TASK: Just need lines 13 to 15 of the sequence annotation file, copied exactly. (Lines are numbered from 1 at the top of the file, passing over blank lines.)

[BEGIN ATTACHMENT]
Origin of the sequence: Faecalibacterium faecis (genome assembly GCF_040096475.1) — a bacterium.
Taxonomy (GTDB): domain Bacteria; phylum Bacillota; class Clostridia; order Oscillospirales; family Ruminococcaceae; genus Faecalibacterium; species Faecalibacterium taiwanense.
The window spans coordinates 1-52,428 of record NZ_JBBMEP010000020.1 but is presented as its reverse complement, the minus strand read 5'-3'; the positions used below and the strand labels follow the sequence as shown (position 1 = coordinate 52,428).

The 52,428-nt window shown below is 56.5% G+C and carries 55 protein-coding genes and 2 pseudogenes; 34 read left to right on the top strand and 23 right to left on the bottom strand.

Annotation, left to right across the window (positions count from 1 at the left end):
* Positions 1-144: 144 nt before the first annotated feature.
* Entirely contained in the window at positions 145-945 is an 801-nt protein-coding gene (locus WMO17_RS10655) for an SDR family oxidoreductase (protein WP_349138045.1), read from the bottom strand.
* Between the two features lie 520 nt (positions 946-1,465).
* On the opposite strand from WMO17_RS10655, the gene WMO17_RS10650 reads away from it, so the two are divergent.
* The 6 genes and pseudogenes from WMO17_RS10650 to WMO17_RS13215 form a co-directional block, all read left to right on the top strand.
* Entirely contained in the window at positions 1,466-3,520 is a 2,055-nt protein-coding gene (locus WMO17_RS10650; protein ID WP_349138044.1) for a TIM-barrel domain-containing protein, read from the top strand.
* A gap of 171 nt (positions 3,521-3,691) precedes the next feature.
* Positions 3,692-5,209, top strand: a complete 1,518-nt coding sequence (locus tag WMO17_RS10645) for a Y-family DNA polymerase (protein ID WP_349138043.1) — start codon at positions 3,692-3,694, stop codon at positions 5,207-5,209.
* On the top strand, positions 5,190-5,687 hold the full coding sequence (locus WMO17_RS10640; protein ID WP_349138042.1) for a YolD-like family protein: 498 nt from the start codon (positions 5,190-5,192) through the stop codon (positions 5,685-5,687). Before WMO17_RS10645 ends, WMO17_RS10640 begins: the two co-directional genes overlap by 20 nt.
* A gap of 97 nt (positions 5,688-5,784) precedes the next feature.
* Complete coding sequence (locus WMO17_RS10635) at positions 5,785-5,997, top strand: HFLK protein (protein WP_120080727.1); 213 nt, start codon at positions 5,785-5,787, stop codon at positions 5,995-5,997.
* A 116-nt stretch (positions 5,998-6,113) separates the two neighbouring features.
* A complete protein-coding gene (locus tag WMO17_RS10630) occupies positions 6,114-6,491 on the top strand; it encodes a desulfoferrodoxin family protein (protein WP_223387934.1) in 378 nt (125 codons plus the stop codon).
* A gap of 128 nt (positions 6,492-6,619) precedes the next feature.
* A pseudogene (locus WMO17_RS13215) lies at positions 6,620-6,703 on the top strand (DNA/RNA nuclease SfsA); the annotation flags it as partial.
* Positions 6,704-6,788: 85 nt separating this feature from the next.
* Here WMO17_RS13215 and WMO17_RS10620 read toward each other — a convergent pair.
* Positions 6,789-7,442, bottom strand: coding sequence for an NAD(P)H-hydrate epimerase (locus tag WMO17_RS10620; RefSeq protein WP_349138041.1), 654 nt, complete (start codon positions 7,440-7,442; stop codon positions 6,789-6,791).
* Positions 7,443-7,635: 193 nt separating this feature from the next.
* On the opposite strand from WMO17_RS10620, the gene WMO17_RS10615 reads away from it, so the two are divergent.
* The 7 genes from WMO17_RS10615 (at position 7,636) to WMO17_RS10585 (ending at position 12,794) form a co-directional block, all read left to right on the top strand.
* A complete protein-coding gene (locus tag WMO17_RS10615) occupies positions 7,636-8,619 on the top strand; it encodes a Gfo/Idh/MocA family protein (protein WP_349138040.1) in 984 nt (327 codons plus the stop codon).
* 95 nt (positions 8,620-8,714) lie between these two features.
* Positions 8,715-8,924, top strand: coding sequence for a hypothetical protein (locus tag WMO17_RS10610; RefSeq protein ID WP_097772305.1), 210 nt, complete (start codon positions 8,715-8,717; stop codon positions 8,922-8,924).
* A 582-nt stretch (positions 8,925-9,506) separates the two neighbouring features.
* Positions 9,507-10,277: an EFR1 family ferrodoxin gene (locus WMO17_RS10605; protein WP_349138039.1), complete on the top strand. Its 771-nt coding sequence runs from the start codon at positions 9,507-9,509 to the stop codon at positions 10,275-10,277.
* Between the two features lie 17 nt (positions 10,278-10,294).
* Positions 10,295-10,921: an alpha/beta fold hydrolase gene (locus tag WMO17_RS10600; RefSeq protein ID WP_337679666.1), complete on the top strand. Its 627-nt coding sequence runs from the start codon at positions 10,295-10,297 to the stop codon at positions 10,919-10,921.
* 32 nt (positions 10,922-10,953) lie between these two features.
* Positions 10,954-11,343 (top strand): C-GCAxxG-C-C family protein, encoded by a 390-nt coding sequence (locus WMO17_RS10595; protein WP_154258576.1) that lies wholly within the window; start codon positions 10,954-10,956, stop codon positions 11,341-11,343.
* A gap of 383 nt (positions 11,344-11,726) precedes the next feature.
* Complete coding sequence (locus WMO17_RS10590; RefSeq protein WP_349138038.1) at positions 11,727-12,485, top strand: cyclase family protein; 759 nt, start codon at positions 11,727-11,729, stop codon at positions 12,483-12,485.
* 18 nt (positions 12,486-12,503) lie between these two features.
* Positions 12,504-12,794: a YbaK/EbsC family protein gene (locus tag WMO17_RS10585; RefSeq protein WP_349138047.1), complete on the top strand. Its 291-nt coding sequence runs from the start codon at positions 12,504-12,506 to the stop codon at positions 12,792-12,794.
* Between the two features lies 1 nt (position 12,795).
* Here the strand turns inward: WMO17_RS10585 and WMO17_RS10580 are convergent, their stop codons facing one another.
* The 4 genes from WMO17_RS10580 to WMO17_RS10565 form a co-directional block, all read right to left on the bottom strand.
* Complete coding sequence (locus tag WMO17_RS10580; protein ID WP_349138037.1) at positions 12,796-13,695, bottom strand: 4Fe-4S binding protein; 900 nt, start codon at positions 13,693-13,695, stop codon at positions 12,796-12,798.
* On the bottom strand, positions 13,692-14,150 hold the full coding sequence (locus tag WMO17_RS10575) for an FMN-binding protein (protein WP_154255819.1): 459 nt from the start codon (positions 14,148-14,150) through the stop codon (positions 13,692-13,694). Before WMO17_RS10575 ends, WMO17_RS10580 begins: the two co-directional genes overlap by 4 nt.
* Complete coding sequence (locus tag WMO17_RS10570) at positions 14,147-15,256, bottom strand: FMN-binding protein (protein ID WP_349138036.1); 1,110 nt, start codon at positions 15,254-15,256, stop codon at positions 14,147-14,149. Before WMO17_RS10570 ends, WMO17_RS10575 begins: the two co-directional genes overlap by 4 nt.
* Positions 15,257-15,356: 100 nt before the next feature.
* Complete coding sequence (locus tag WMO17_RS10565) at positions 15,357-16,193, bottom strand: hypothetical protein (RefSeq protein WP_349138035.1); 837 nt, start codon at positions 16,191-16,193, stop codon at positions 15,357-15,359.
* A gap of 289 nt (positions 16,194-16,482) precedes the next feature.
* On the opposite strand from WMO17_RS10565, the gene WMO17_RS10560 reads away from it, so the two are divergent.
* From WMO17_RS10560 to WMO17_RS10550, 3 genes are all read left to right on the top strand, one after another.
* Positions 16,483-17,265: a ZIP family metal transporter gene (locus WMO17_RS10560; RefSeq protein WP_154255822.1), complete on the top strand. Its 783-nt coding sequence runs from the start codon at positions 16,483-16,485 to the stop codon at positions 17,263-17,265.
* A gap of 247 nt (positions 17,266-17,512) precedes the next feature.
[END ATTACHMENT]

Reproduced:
* Positions 3,692-5,209, top strand: a complete 1,518-nt coding sequence (locus tag WMO17_RS10645) for a Y-family DNA polymerase (protein ID WP_349138043.1) — start codon at positions 3,692-3,694, stop codon at positions 5,207-5,209.
* On the top strand, positions 5,190-5,687 hold the full coding sequence (locus WMO17_RS10640; protein ID WP_349138042.1) for a YolD-like family protein: 498 nt from the start codon (positions 5,190-5,192) through the stop codon (positions 5,685-5,687). Before WMO17_RS10645 ends, WMO17_RS10640 begins: the two co-directional genes overlap by 20 nt.
* A gap of 97 nt (positions 5,688-5,784) precedes the next feature.